Kapchorwa: Extremely hot to rainy weather has meant prolonged delays of planting for farmers from the Sebei sub-region and yet the new season is already witnessing excessive rains.
In his 30 years of farming, William Chelengat says he has never been late planting maize like in the last three years.
“The farming communities no longer have enough compared to 15 years ago; these days when it rains, it sometimes falls too much, making the crops over-grow or not germinate,” says 75-year-old Chelengat.
“Yet when it shines, sometimes it goes on for a long time, withering the crops,” a demoralised Yusuf Muhamud Mudondo, the general manager at Kaserem Area Cooperative – KACE, said in an interview with theCooperator.
At KACE alone, Mudondo says farmers only managed 500 metric tonnes (MTs) of maize in the first season, far below the expected 700MTs, while those growing beans could only produce 140MTs instead of the usual 200MTs last year.
Coffee farmers were also not spared by the erratic weather and managed to harvest only 250MTs instead of the 300MTs in the same season last year.
There have been quite a few rainy weeks in Sebei since the second planting season started in August and it is getting in the way of farmers’ work.
The farmers and their leaders are wary of the erratic weather, which they fear could leave many struggling to make ends meet if the pattern continues.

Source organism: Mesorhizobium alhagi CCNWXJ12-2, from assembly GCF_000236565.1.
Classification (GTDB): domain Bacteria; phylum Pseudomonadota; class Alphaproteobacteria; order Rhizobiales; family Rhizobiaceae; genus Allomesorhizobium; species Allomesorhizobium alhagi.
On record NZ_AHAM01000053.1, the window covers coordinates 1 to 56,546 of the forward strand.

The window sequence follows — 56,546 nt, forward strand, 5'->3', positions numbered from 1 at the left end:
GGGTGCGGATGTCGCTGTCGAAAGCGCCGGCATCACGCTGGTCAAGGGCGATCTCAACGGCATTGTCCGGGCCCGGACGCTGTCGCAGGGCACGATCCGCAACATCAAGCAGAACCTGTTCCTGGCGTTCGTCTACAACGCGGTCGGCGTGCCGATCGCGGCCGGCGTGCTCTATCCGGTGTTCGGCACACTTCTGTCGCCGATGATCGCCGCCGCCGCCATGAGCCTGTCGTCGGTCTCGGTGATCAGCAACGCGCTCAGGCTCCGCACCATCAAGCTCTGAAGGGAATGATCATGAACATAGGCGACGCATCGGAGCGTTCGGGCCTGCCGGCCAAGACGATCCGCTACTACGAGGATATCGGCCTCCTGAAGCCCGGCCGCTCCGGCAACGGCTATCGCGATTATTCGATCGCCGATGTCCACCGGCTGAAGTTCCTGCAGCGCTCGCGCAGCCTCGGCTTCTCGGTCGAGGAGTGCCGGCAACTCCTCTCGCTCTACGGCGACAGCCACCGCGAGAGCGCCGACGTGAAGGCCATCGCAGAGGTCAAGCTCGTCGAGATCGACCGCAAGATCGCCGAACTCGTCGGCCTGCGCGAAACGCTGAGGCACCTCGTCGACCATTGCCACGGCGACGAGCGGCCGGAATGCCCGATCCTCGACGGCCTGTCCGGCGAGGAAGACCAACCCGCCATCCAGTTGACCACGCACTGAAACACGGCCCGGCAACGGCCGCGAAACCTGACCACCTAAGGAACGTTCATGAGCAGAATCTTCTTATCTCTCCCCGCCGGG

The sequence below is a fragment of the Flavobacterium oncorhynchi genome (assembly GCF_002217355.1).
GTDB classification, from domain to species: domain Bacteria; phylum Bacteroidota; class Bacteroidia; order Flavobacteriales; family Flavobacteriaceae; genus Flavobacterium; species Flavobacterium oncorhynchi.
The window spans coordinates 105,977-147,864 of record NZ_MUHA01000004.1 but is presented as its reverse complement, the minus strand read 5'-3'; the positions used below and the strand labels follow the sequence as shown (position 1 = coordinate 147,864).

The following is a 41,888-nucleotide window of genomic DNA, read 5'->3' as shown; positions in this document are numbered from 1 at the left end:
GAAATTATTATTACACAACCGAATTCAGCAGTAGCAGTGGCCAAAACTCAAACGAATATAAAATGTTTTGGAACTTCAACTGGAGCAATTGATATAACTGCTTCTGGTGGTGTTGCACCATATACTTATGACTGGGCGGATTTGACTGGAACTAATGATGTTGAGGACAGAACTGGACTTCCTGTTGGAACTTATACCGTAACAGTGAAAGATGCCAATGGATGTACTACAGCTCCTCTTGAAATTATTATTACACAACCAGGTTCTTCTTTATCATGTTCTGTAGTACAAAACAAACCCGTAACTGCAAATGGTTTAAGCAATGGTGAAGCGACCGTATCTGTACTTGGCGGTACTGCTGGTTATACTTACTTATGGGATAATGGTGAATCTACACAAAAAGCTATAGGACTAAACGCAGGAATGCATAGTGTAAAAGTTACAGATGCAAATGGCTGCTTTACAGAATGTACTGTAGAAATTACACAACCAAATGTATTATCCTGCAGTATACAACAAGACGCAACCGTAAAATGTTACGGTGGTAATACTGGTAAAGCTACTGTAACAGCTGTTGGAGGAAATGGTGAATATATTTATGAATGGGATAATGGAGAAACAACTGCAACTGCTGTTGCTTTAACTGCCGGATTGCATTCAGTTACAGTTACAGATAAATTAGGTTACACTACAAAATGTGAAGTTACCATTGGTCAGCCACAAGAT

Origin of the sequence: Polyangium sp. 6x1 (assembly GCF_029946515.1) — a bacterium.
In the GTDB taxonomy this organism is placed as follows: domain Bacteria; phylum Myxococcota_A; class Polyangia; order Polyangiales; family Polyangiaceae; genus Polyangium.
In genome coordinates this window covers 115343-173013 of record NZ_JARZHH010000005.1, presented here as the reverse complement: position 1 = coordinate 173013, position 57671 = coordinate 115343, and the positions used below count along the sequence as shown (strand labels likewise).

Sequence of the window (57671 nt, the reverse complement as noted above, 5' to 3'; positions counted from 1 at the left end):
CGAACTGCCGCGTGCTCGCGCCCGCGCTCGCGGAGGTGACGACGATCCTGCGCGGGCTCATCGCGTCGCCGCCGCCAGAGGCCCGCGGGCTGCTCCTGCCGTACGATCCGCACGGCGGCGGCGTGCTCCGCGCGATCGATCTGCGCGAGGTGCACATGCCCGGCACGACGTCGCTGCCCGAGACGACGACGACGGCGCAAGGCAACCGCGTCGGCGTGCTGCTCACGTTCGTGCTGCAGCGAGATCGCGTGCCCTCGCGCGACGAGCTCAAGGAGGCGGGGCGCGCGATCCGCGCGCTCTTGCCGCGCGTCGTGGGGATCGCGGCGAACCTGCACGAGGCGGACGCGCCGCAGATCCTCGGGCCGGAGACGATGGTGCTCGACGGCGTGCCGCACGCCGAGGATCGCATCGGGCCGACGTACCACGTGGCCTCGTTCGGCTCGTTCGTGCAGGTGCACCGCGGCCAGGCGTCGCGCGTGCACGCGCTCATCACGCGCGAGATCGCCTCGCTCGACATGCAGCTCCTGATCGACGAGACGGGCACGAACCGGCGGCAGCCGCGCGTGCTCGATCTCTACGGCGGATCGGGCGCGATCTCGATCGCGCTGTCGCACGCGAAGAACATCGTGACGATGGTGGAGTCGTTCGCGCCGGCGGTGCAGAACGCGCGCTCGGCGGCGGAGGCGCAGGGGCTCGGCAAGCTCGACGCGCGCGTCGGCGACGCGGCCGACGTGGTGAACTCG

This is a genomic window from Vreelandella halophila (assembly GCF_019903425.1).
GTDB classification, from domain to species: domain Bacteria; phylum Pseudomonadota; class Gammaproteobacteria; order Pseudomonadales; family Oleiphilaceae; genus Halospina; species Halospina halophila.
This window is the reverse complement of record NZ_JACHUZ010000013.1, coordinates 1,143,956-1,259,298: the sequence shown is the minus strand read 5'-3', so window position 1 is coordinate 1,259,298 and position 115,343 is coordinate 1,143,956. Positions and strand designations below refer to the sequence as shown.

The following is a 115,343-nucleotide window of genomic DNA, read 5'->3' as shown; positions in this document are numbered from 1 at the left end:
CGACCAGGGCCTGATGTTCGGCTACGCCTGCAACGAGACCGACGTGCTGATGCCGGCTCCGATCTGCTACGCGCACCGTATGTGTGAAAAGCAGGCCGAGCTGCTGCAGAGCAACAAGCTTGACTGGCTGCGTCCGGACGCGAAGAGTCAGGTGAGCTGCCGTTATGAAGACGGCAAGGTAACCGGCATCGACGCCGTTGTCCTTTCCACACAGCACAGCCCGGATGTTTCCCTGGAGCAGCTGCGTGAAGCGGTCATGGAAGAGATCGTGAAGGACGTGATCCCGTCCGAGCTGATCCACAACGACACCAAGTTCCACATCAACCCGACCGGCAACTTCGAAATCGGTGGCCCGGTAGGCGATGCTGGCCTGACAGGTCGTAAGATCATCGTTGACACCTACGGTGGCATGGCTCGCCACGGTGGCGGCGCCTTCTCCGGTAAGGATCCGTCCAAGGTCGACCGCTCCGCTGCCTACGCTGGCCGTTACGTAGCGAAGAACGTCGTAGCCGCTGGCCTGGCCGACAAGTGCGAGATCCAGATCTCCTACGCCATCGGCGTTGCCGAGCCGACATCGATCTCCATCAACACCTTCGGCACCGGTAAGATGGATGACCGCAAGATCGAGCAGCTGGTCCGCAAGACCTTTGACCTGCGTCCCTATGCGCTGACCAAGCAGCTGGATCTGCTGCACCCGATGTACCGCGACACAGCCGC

Saida Chemongesi, a soya bean farmer, also a member of KACE farmers’ cooperative located in Kaserem, say the weather is delaying their second season planting, so even though some crops are in, they can’t do anything with them.
“I had prepared for harvesting this month but I am unable to do so because water has submerged most parts of my farm,” Chemonges said.
In 2016, heavy rains in the first quarter and prolonged sunshine also left several farmers counting losses, undermining food security in the country.
The Sebei sub-region, comprising savannah grassland and mountainous landform, is potentially very productive for growing crops such as coffee, beans, soybeans, maize, tomatoes, and Irish potatoes.
Meteorological Authority Speaks Out
The Uganda National Meteorological Authority (UNMA) says the situation might even get a little worse in the near future.
Festus Luboyera, the executive director of UNMA, told theCooperator that Sebei is one of the eight agricultural zones in Uganda which will experience above-normal rainfall in the months of September to December.
Luboyera added that those predicted to receive above-normal rainfall, exceeding the average amount received over the last 30 years, are Busoga, Bugisu, Teso, Lango, Bukedi, and Acholi, and Karamoja zones being the others
The meteorological agency is urging farmers to start early field preparations for early planting. He advised farmers to plant long maturing crops such as maize, cassava, coffee, and sweet potatoes at the start of the rainfall season this month – September.